What Our Kids Need

I think about what students learn in school and I feel disheartened.  I don’t feel we are getting our money’s worth when it comes to education.  A very large percentage of the kids in our nation are graduating high school completely unprepared for a happy life. They’re not ready for healthy relationships, a boss, responsibility…many aren’t even ready for college. Correct me if I’m wrong but preparation is in fact the purpose of school, right? The purpose is not to just keep kids busy until “real life” starts. Parents seem to be trading sports and academics for just knowing how to cook your own dinner, fix things around the house, wash clothes, and do things for your neighbors.

I recently watched a movie by Carol Black called, Schooling the World, which showed many of the most negative consequences of traditional education in areas that are coined “underdeveloped” by the West. We, in the West, have become convinced that our way of life is more advanced, therefore better, than theirs so we’ve decided to push our own approach onto them and develop them. Many of the indigenous people of these cultures believe our rhetoric and sell land or homes to send children to the best schools in order to give them a chance at this life. Those children lose contact with their family, lose many of the skills and awareness of the world they came from, and often end up in entry level jobs that don’t require schooling anyway. Her message was primarily about how important it is to let other cultures develop on their own, in the way they see fit. But I wanted to apply her ideas to our economy. I started thinking about the skills that every child should know in order to live an informed and healthy life. I came up with a few things.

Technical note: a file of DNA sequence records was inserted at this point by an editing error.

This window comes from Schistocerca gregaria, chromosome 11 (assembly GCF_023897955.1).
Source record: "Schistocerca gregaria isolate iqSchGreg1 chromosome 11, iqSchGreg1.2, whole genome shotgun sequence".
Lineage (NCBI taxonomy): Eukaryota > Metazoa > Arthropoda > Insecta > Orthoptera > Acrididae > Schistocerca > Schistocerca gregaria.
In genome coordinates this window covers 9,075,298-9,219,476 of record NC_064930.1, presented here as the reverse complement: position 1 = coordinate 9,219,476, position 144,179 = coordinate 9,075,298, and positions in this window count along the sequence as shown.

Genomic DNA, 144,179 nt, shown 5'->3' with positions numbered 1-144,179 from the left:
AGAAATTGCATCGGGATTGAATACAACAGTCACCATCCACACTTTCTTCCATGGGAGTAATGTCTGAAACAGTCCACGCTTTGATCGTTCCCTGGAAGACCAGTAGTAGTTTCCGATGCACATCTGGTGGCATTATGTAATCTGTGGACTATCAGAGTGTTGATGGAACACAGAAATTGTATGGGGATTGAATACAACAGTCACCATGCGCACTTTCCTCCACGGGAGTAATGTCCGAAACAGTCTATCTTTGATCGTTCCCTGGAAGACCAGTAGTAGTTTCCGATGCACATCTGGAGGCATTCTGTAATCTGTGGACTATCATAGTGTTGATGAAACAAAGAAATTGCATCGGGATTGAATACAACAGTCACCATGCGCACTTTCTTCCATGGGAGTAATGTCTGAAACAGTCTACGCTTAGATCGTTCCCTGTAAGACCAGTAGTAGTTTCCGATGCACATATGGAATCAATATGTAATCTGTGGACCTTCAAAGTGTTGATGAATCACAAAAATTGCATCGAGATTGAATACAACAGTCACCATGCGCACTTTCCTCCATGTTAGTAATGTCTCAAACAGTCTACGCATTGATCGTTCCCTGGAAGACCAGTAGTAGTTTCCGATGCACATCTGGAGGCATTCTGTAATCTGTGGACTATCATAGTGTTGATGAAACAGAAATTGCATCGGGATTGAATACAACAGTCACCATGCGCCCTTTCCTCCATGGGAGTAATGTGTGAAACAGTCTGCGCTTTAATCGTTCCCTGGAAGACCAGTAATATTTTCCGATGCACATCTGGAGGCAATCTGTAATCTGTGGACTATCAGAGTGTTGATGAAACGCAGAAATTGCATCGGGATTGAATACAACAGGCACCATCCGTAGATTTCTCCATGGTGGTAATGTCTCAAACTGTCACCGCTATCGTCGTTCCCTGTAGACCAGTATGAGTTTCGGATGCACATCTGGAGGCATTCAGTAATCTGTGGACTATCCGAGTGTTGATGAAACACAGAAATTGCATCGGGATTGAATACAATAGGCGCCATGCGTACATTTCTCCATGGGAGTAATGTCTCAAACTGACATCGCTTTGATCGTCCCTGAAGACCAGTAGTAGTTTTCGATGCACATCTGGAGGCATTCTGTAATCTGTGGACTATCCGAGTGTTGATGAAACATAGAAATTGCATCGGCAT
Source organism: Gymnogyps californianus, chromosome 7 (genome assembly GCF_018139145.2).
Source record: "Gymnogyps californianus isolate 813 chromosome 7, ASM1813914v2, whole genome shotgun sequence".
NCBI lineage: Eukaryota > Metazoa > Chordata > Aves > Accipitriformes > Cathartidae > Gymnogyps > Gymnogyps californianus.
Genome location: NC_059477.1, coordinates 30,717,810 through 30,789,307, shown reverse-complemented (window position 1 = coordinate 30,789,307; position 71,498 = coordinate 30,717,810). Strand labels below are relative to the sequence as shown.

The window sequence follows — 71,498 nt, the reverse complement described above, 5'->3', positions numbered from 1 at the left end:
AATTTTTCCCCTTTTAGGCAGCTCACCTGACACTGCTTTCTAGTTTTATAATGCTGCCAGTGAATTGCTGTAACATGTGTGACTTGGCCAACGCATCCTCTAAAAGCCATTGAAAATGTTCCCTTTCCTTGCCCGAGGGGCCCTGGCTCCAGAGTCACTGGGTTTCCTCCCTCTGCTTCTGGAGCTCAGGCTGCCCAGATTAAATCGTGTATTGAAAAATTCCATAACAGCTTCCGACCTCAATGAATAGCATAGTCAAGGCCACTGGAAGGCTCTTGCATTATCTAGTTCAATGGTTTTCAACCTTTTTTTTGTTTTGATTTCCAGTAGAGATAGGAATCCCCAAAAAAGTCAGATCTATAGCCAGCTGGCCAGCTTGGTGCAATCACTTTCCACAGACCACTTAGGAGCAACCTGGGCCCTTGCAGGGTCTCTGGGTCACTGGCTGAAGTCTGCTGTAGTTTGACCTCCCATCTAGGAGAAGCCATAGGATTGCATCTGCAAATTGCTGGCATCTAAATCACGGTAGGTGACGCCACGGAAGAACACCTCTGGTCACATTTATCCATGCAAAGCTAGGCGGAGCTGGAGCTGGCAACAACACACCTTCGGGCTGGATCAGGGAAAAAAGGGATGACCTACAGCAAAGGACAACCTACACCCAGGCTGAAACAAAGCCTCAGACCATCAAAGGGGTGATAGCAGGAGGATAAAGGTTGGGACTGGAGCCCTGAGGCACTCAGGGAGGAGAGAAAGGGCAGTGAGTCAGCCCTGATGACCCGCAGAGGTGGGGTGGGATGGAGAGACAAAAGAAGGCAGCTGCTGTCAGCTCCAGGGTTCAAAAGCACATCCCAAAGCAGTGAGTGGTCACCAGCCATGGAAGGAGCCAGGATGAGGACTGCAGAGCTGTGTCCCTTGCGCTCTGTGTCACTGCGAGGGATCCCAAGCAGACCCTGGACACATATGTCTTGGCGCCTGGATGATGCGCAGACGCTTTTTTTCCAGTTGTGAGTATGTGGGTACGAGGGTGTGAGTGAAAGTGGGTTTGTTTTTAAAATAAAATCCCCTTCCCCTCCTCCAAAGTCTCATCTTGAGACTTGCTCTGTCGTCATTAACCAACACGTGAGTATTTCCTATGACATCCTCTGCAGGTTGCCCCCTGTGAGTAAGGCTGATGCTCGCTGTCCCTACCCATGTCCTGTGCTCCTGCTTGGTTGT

The first thing that comes to mind is the need for skills with tools. Everyone that comes through our school system should have had ample opportunities to try and build something with hand tools: hammer, nails, material, screws, bolts, and so on. Another thing that comes to mind is electricity and plumbing. Almost every single one of us lives in a house with both and we may be able to save a lot of money by fixing some of the problems that come up ourselves or being able to talk with a technician without being taken advantage of. Furthermore, we may recognize a poorly constructed home or apartment and keep looking, saving ourselves headaches in the future and forcing landlords or sellers to stop cutting corners when it comes to repairs.

I’m not talking about pre-planned lessons where everyone creates the same birdhouse. Those templates have a place, and I think it’s in a filing cabinet so no one can find it. I’m talking about open access to new or reclaimed materials and the time and space to just try things out. I’m talking about a teacher who knows how to let kids be bored until they discover their own creativity. And when the bored kids come to the teacher and say, “What are we supposed to be doing?” She can simply say, “There was no assignment. If you’d like to use the materials for a project you are welcome to them or you can sit and do nothing.” Let’s pretend they choose to do nothing. If you’ve spent time with kids you already know they won’t be doing nothing for long. If you think I’m wrong then I would challenge that you’ve never given them enough time. Boredom is only threatening to authority, but it is the waiting room of imagination. A person who is bored, if they are allowed to, will start imagine, fidget, roam, and eventually they will create their own entertainment. Sometimes they will choose unhealthy activities to entertain themselves and the teacher can remind them of the boundaries they’re allowed to operate in.